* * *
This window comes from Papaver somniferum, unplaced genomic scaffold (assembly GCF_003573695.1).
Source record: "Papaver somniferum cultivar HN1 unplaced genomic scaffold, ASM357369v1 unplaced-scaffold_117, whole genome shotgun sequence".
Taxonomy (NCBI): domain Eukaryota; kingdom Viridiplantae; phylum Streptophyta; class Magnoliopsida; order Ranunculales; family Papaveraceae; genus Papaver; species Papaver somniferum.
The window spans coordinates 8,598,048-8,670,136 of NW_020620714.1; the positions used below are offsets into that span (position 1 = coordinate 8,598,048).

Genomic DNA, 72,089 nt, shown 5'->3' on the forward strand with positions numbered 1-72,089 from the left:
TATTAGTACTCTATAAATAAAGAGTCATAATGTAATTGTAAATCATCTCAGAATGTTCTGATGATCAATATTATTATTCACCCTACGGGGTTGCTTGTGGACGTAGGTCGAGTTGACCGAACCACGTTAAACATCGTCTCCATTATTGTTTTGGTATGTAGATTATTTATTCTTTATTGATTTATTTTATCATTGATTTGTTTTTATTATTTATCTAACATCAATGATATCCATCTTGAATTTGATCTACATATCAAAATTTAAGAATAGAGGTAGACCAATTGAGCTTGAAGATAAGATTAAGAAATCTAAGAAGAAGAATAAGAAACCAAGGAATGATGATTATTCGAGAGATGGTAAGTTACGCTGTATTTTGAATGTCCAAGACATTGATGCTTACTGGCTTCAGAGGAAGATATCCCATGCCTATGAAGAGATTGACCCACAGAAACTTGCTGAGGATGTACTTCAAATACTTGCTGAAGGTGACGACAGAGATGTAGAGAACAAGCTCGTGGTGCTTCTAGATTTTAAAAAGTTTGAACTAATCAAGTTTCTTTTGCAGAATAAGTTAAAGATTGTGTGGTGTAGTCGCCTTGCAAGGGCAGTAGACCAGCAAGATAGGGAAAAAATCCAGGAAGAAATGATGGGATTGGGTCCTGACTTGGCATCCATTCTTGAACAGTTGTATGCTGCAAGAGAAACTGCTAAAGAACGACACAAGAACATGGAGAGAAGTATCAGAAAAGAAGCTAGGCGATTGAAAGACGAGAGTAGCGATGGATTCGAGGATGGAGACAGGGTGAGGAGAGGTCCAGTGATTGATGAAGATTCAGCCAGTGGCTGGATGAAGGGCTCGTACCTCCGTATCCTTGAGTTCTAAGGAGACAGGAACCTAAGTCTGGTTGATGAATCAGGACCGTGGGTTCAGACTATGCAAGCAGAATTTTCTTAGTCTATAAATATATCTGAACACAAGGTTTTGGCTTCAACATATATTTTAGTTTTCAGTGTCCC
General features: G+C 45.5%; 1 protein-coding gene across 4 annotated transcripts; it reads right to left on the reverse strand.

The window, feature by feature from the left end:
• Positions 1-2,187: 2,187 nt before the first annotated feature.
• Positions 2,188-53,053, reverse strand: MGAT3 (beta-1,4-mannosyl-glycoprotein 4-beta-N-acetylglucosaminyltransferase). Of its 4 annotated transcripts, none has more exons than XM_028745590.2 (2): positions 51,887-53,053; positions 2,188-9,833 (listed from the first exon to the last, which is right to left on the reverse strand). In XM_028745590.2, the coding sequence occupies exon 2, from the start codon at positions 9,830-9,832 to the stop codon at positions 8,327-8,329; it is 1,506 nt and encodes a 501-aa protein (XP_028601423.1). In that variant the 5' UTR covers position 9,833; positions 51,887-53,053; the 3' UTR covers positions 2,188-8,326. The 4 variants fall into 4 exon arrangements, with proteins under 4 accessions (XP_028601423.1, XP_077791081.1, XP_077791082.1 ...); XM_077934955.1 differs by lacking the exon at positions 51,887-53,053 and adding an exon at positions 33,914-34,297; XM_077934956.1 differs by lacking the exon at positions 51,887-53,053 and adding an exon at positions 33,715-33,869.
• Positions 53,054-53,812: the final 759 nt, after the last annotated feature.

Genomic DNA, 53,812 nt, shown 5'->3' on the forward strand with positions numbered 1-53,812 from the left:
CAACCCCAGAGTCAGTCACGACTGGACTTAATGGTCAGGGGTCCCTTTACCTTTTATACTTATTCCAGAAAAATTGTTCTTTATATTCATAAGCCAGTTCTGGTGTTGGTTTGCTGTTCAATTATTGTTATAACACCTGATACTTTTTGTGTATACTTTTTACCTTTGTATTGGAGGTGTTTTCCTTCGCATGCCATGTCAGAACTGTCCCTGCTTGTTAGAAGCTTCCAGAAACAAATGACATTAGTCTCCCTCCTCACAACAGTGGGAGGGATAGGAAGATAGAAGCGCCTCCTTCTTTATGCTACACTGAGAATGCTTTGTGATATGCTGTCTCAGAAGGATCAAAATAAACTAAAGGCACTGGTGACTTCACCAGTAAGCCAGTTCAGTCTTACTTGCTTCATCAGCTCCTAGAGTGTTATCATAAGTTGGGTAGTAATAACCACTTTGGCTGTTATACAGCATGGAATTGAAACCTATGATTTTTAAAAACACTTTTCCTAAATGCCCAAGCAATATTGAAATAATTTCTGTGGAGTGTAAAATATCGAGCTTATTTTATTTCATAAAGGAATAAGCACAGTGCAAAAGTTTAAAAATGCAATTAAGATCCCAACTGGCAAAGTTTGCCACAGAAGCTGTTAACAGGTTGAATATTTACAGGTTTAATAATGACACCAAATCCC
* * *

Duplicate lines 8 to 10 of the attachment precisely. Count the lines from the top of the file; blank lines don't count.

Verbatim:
The window, feature by feature from the left end:
• Positions 1-2,187: 2,187 nt before the first annotated feature.
• Positions 2,188-53,053, reverse strand: MGAT3 (beta-1,4-mannosyl-glycoprotein 4-beta-N-acetylglucosaminyltransferase). Of its 4 annotated transcripts, none has more exons than XM_028745590.2 (2): positions 51,887-53,053; positions 2,188-9,833 (listed from the first exon to the last, which is right to left on the reverse strand). In XM_028745590.2, the coding sequence occupies exon 2, from the start codon at positions 9,830-9,832 to the stop codon at positions 8,327-8,329; it is 1,506 nt and encodes a 501-aa protein (XP_028601423.1). In that variant the 5' UTR covers position 9,833; positions 51,887-53,053; the 3' UTR covers positions 2,188-8,326. The 4 variants fall into 4 exon arrangements, with proteins under 4 accessions (XP_028601423.1, XP_077791081.1, XP_077791082.1 ...); XM_077934955.1 differs by lacking the exon at positions 51,887-53,053 and adding an exon at positions 33,914-34,297; XM_077934956.1 differs by lacking the exon at positions 51,887-53,053 and adding an exon at positions 33,715-33,869.